The Musical Phenomenon You’ve Never Heard Of
Written by Sophie, May 2021
Last weekend marked the 65th Eurovision Song Contest, and the United Kingdom celebrated it by getting Nul Points, a feat deemed ‘almost impossible’ since the new voting system was introduced in 2016. If you are a Eurovision fan then you probably know that it isn’t really limited to Europe anymore, as Australia, Israel and Morocco have all competed at one point, or currently compete in the contest. This got me thinking about Japan and Japanese music. Other than AKB48, the idol girl group with around 100 members, I really don’t know much about Japanese music.
There is an entire music industry in Japan that most of us in Europe and the US know nothing about. In fact, Japan is the second largest music market in the world, behind the US, so it stands to reason that they produce their own musicians. J-pop accounts for a large proportion of the musical success in Japan, with idol groups becoming more and more popular.
The success of idol groups can be a little hard to comprehend in the UK, where by and large bands are formed by groups of friends, and manufactured groups rarely do well (with some notable exceptions such as One Direction, Little Mix and Girls Aloud). In Japan, as well as Korea, China, and some other countries (although to nowhere near the same extent), creating groups is the norm. Thousands of people audition for a chance to become a trainee and eventually join a group. In Korea young teens train intensively in idol schools for up to 10 years for the chance to ‘debut’, i.e. start performing professionally, although it is supposedly far less strenuous in Japan. The aforementioned AKB48 (possibly Japans most famous girl group) are the fifth best-selling girl group of all time. And that’s in the world! (the spice girls top the list unsurprisingly!).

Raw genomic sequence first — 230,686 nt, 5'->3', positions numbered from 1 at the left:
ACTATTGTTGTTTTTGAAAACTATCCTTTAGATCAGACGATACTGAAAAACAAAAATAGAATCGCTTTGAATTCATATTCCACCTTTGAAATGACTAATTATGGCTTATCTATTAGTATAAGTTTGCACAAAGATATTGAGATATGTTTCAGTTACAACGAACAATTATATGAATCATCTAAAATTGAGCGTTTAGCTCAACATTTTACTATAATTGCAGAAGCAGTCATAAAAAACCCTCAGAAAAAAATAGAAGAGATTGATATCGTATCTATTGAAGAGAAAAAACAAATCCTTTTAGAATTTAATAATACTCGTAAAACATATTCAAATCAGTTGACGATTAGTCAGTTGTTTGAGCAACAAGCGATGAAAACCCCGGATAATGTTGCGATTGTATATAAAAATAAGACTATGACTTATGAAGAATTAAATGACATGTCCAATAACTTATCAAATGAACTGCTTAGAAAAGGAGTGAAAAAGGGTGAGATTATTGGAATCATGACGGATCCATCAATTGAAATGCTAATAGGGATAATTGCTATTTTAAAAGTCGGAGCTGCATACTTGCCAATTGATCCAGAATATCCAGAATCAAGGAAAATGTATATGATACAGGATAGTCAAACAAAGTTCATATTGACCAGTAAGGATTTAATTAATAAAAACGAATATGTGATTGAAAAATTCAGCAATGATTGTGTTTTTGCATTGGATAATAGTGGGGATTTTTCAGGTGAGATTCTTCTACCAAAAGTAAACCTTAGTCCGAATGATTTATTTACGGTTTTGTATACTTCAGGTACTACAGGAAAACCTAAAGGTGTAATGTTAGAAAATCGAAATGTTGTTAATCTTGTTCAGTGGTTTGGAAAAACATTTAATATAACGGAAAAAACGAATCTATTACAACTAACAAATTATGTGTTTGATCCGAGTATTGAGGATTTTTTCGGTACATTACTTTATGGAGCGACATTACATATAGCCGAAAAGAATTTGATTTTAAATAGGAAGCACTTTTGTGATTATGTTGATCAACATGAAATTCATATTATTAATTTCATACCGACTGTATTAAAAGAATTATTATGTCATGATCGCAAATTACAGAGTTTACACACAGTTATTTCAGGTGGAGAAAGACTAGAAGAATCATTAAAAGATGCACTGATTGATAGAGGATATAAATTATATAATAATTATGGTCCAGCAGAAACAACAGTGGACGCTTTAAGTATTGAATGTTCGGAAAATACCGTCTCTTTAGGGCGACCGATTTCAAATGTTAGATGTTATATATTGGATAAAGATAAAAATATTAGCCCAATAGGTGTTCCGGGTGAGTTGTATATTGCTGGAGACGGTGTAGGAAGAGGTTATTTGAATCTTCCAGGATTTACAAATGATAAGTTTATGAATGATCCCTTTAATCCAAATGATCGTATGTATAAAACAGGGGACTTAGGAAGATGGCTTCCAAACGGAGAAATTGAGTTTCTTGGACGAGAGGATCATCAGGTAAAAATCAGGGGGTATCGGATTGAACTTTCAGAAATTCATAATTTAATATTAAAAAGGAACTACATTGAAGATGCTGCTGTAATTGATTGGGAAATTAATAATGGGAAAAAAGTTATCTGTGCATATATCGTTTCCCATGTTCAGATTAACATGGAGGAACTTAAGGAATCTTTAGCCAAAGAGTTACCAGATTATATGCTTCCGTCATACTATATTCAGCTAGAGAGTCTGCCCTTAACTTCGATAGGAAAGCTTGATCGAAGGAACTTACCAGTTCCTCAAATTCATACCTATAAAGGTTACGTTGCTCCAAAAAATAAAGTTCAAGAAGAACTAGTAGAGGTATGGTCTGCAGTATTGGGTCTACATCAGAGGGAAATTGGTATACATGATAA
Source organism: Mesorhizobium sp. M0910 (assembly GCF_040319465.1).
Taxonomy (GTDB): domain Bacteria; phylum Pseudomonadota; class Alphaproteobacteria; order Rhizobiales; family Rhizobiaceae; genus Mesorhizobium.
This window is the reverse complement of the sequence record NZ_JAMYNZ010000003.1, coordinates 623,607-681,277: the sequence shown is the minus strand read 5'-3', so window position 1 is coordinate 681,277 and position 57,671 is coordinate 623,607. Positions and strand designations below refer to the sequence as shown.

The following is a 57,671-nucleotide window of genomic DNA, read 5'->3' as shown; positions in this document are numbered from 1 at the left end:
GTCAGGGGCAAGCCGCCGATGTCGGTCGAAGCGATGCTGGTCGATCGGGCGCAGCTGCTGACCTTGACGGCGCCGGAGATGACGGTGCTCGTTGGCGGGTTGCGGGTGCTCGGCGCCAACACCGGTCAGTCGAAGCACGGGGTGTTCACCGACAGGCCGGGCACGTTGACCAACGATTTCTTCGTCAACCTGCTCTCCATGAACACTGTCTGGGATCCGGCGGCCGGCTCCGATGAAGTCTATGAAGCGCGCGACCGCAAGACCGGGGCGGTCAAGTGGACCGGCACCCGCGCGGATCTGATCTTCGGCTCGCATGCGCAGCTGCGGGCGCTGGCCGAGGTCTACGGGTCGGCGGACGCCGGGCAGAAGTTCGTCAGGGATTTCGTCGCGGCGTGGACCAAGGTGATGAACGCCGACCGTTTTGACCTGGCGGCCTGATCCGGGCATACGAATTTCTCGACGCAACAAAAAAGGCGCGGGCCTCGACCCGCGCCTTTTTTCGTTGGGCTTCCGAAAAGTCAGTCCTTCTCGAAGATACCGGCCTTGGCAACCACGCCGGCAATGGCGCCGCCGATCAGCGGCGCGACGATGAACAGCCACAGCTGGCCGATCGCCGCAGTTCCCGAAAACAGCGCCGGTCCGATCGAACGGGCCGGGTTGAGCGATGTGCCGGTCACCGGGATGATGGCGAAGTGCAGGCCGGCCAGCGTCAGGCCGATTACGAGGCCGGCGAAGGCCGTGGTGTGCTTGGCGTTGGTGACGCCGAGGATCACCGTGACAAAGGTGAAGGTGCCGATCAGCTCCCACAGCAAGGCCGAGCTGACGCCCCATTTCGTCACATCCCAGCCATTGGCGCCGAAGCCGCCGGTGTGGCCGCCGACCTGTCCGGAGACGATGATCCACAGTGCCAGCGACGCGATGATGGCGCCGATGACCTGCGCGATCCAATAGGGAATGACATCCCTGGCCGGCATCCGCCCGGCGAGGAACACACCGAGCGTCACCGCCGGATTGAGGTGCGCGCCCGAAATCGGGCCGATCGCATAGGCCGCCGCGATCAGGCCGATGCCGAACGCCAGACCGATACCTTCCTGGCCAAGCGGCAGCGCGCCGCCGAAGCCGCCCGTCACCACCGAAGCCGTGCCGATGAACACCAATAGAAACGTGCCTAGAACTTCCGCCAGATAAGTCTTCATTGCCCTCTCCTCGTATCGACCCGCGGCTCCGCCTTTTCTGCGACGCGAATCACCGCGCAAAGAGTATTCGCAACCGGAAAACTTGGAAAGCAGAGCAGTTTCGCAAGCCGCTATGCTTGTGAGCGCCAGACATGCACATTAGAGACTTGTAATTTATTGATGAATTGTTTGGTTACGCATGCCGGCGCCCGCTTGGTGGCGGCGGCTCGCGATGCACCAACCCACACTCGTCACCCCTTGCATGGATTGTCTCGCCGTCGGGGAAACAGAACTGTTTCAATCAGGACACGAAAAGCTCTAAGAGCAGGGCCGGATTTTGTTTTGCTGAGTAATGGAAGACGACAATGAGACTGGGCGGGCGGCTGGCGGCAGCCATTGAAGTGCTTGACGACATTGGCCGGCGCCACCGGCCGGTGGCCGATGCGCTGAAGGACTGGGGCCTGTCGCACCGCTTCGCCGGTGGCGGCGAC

Japan also has some very successful rock stars. Possibly one of the most well know is Hyde from the band L’Arc-en-Ciel. In 2012 L’Arc-en-Ciel were the first Japanese band to sell out Madison Square Gardens in New York. The YouTuber Chris Broad, from Abroad in Japan, spent a week with Hyde and made a video on it, which I highly recommend you watch.
Of course you can’t talk about Japanese music without talking about traditional music. Japan has an abundance of traditional instruments, with the shamisen being perhaps one of the most well-known. The three stringed instrument, similar to a lute or banjo, is played with a bachi, a large pick usually made from wood or ivory. Maiko (trainee Geisha) usually learn the shamisen and other traditional instruments that they use to entertain guests. The Yoshida Brothers have helped to increase interest in the shamisen, with their modern arrangements using the traditional instrument.
I asked Ai whether people in Japan listen to western music or mostly Japanese, and she told me that Japanese and Korean music was the most popular in Japan. Knowing now what a booming industry it is, it isn’t hard to see why! Of course I’ve only scratched the surface of Japanese music, and will definitely be exploring other genres and areas, but I hope I’ve piqued your interest!